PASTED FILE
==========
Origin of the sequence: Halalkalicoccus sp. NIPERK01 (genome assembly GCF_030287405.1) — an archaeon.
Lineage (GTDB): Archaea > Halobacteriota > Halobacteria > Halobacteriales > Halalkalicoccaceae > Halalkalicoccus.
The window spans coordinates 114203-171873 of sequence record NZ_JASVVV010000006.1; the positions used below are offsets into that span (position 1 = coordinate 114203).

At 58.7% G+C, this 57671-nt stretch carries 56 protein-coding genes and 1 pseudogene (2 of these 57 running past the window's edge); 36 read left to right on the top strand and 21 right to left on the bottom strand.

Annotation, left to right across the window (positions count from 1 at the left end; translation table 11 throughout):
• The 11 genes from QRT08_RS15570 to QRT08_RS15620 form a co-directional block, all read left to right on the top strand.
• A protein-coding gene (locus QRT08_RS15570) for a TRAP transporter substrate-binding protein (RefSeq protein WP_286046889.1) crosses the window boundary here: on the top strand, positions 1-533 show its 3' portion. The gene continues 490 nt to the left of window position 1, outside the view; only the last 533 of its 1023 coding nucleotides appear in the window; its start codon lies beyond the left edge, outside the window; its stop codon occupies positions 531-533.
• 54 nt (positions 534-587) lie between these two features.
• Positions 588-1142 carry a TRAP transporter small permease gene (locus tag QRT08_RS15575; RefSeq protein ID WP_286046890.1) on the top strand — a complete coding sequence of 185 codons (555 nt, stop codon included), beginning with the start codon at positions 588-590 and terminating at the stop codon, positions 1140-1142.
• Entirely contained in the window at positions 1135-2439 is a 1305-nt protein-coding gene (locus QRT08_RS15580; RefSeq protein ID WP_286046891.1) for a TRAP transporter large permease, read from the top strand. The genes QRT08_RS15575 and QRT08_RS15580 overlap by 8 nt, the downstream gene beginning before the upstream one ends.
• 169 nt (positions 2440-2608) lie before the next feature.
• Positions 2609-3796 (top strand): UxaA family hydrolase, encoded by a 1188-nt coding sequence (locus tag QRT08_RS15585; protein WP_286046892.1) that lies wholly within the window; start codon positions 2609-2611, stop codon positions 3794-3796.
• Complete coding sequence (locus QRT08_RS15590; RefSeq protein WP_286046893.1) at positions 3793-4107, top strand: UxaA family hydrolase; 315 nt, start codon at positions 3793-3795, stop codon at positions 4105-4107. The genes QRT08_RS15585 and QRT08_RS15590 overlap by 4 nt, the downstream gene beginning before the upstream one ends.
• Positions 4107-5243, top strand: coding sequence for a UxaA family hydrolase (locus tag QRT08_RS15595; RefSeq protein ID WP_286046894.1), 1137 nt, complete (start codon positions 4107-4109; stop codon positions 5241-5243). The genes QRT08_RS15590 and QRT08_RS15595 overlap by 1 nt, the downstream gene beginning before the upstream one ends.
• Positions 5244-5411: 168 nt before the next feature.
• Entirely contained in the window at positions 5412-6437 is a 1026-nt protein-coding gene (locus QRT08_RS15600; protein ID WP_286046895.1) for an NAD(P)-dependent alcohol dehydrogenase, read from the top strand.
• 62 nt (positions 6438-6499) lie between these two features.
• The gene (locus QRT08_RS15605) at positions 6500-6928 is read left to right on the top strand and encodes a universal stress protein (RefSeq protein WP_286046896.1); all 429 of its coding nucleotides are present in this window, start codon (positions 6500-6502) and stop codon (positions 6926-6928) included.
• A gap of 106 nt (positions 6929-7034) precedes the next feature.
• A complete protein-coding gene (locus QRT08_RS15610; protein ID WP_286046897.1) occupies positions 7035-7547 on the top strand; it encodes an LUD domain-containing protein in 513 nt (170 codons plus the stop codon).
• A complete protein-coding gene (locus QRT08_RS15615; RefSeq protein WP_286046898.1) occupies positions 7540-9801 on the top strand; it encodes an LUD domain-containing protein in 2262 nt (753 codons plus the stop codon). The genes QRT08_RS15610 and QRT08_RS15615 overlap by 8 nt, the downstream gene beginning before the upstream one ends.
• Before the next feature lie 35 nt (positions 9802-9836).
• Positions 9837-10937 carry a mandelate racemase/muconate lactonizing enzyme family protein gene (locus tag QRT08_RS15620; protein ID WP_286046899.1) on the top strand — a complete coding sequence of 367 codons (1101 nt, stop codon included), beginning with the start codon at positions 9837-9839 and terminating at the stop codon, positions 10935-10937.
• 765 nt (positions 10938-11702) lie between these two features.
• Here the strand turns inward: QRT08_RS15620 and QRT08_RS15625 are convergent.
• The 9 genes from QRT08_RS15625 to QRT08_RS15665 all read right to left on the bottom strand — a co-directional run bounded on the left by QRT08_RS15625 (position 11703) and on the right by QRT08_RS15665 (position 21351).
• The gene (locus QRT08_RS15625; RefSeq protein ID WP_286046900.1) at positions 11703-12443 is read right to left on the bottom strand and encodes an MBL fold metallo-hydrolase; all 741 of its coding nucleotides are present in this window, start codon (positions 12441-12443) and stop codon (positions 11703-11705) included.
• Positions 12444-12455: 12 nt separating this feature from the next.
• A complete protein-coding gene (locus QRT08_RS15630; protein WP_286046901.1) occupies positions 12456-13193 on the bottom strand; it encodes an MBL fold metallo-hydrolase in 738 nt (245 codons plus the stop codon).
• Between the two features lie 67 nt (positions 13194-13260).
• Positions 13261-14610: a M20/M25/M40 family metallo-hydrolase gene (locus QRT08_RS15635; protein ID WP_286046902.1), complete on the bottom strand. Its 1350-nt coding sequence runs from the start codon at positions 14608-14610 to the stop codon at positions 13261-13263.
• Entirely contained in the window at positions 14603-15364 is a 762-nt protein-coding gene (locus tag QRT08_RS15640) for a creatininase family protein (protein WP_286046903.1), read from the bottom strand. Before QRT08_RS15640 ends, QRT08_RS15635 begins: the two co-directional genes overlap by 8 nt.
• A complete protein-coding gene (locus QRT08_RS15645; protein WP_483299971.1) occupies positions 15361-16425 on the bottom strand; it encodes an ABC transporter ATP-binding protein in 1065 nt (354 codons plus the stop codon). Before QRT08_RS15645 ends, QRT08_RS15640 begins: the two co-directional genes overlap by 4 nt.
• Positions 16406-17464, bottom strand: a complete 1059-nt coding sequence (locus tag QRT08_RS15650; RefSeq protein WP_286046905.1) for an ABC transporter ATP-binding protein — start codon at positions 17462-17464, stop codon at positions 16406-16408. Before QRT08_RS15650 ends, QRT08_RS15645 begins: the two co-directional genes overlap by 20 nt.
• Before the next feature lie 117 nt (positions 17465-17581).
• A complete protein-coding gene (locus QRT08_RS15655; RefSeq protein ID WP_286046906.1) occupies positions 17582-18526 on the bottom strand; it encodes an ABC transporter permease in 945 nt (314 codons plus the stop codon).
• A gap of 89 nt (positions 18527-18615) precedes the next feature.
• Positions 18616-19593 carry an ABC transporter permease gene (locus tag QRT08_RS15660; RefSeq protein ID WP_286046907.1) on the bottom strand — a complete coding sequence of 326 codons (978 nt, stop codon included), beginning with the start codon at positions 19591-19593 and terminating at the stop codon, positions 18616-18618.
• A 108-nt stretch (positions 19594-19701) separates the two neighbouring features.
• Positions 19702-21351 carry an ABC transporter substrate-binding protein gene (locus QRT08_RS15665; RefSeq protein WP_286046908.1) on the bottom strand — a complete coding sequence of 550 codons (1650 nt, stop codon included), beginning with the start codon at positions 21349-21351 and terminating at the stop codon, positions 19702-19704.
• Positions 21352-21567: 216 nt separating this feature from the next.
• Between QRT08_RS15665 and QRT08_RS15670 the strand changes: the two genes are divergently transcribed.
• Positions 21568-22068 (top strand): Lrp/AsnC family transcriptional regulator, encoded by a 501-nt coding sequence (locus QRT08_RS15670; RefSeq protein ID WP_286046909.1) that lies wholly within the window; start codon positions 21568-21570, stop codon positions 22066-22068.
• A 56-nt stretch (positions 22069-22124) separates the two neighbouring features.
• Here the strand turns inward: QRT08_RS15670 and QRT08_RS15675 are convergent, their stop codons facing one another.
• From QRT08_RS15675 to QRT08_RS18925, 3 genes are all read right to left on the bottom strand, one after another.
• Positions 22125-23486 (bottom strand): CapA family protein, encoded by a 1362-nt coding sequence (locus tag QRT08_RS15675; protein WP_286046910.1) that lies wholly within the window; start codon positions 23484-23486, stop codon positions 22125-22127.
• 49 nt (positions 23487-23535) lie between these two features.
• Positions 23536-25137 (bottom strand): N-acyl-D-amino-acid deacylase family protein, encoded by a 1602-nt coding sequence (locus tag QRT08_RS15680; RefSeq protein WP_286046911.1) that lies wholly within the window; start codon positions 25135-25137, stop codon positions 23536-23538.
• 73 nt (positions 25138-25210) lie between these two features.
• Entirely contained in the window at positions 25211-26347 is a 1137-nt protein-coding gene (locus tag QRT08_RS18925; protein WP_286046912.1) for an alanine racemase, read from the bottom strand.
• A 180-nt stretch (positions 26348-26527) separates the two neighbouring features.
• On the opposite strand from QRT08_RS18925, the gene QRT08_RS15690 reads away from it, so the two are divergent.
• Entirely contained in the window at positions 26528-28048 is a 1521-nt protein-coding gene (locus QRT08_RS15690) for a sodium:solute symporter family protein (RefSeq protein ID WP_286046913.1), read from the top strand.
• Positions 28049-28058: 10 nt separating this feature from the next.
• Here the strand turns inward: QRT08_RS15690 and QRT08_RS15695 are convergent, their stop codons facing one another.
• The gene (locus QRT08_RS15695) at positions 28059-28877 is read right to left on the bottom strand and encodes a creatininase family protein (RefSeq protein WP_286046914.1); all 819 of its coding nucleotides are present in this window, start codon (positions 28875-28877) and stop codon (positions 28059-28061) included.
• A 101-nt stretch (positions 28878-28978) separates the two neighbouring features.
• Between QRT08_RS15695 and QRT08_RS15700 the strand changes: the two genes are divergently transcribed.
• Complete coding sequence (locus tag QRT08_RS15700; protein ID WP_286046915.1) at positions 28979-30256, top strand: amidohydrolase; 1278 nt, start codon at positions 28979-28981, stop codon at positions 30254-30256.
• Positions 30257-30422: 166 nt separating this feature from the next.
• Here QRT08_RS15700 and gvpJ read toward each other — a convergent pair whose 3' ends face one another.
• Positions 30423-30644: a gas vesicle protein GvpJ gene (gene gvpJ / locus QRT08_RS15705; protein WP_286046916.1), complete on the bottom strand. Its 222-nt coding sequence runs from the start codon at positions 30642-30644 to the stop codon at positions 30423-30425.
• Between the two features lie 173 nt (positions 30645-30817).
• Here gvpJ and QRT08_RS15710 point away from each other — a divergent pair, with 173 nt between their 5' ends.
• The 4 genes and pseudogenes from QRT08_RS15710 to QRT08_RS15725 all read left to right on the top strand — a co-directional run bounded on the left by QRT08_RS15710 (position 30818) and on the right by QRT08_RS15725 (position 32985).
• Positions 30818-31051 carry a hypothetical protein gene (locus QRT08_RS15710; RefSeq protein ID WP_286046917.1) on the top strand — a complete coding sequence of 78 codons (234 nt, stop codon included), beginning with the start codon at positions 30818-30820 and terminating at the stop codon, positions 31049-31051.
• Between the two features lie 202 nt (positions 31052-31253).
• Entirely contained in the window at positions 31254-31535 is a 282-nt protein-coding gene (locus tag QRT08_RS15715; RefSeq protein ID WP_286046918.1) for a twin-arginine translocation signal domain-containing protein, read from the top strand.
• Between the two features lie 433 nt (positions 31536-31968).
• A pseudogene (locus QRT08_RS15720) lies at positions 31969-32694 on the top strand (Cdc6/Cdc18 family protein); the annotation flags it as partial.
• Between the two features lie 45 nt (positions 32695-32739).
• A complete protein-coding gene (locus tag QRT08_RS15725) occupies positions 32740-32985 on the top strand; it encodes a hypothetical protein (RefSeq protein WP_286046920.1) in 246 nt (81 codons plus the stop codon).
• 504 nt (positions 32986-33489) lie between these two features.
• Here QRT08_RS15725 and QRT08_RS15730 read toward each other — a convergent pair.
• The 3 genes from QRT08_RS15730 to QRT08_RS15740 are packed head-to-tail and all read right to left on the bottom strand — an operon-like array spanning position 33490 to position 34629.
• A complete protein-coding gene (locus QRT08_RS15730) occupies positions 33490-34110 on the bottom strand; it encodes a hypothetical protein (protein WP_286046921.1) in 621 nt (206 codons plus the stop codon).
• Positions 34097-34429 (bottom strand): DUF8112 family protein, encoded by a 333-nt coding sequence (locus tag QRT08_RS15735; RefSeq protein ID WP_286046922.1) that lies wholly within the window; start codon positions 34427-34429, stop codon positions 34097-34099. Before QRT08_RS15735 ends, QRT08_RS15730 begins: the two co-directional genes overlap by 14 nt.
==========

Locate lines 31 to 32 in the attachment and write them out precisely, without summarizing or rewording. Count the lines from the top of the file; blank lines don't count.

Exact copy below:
• Positions 13261-14610: a M20/M25/M40 family metallo-hydrolase gene (locus QRT08_RS15635; protein ID WP_286046902.1), complete on the bottom strand. Its 1350-nt coding sequence runs from the start codon at positions 14608-14610 to the stop codon at positions 13261-13263.
• Entirely contained in the window at positions 14603-15364 is a 762-nt protein-coding gene (locus tag QRT08_RS15640) for a creatininase family protein (protein WP_286046903.1), read from the bottom strand. Before QRT08_RS15640 ends, QRT08_RS15635 begins: the two co-directional genes overlap by 8 nt.